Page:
By Dr. AJAMU NANGWAYA
“If the gods had intended for people to vote, they would have given us candidates.”
– Howard Zinn
People tend to instinctively respond to people who do not vote with the clichéd rebuke, “If you don’t vote, you have no right to complain” about government policies and programs.
Many people have exaggerated the actual impact of voting by oppressed groups in shaping and/or influencing the policies and programs of the government. We live in capitalist societies in which the above mythic perception of the vote confronts the reality of an electoral politics that is governed by “He (or she) who pays the piper calls the tune.”
Most Canadians who make financial donations to political parties are doing so because they expect the winning organization’s policies to contribute to bettering their economic and social condition.
However, it is reasonable for many voters to believe, based on lived experience, that the strength of their net worth or bank account determines their influence in the political system.
Dr. Paul Howe, a political science professor at the University of New Brunswick, led a study which revealed that donors who contribute over $200 to political parties are 25 per cent of all contributors. However, they generate close to two-thirds of the donations to political parties.
Wealthier Canadians are the ones who are paying the piper. It is not surprising that the social and economic policies of the federal, provincial and municipal governments since the mid-1970s to today have favoured wealthy individuals and capitalist businesses.
When the federal and provincial government started to defund post-secondary education in the 1980s and largely shifted its financing to students and/or their parents, the banks made additional money from the interest on student loans. Financial institutions also generated profits from peddling registered education savings plan – the privatization of access to a college or university education.
When the federal and provincial governments embarked on the path of tax cuts to corporations, high-earning individuals and the capital gains tax, they were simply attending to the interests of the privileged classes.
In the 1960s, the federal government’s tax on corporations stood at 40 per cent, which was slashed to 28 per cent by 1990. The continued generosity of the federal government to the business class led to a corporate tax rate of 15 per cent in 2012.
Tax cut is a major contributor to income inequality across Canada. It is a public policy scheme that transfers wealth from the government to high income earners and the wealthy. Tax reduction robs governments of the resources to pay for affordable housing, public transit, social assistance and post-secondary education, which contribute to the well-being of the working-class.
When the federal Liberal Party under Jean Chretien and the current regime of Stephen Harper attacked unemployment benefits, they are blatantly telling you that the votes of the working-class do not count. It is only the desire of the captains of industry and commerce for a cheap, exploitable and scared labour force that matters.
In the opening years of the 1990s, over 80 per cent of unemployed Canadian workers were eligible for unemployment benefits. In 2012, less than 40 per cent of jobless workers benefitted from Employment Insurance. Eligible jobless workers now get 55 per cent of their insurable earnings as unemployment income.
The Liberal Party and the Conservative Party have sent a clear message to the working-class that your votes and priorities are meaningless when compared with business owners’ need for a low-wage policy.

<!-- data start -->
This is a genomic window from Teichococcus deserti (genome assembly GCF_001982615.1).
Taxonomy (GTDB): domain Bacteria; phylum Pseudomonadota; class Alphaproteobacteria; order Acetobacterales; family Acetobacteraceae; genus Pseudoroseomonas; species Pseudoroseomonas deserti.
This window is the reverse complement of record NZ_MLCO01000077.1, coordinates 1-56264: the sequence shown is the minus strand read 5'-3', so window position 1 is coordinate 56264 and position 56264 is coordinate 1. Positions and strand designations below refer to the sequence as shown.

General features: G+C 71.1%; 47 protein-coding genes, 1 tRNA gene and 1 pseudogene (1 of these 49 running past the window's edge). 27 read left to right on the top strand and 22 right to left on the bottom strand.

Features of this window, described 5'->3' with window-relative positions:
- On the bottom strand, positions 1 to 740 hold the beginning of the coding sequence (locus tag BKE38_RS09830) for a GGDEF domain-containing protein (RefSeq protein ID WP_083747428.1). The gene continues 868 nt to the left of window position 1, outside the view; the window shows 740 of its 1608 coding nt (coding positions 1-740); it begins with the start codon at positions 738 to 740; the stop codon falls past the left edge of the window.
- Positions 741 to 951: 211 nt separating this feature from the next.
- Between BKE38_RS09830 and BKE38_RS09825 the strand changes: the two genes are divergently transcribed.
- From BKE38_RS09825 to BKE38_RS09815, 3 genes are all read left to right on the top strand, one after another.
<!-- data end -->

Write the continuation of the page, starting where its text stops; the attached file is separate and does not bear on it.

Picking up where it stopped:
The restrictions on getting unemployment benefits when coupled with ungenerous welfare benefits have forced many workers to join the ranks of the working poor.
If those of you from Frantz Fanon’s “wretched of the earth” really had a say in crafting public policies by way of your votes, why is it that governments across the globe have been reducing or getting rid of social and income-security programs that benefit the working-class?
Governments have the gall to plunder these programs because they are not accountable to you. Your votes are not the source of your emancipation as highlighted in the poem Letter from a Friend by the radical poet, social commentator and journalist, Mutabaruka:
“so i am safe within the confines of your passitivity
to stand on this rostrum
and address you
and fill your oppressed ears
with mocking promises
as i speak, i speak for all who are here with me
brown and nearly white
for color, class and creed
has no meaning where the almighty dollar is concerned
and on behalf of the government
here and abroad
i would like to thank you voters
for dipping your finger in the blood
thus marking an X
giving us the wrong to do wrong”
The majority of Canadian voters are on to the ‘mocking promises’ of party leaders and their respective parties.
According to an Ipsos poll published on August 13, only “35% believe that the NDP and Thomas Mulcair are the party and leader ‘most seriously committed to keeping its election promises’, higher than the proportion that believes the (Stephen) Harper Conservatives (30%),” while the Justin “Trudeau Liberals (26%) or (Gilles) Duceppe Bloc (3%) is most committed to keeping its promises.”
The voters who bother to show up to the voting booth are probably doing so because it is the “only” game in town, just for the heck of it, or a misplaced faith in the capacity of pro-capitalist parties to serve the material interests of the labouring classes.
As a voter, who is not a member of the upper class, there is an effective way to measure the power of your vote. You may do so by examining the adequacy of government programs in meeting your needs and others like yourself.
Ajamu Nangwaya, PhD, is an educator, organizer and writer. He is an organizer with the Network for the Elimination of Police Violence.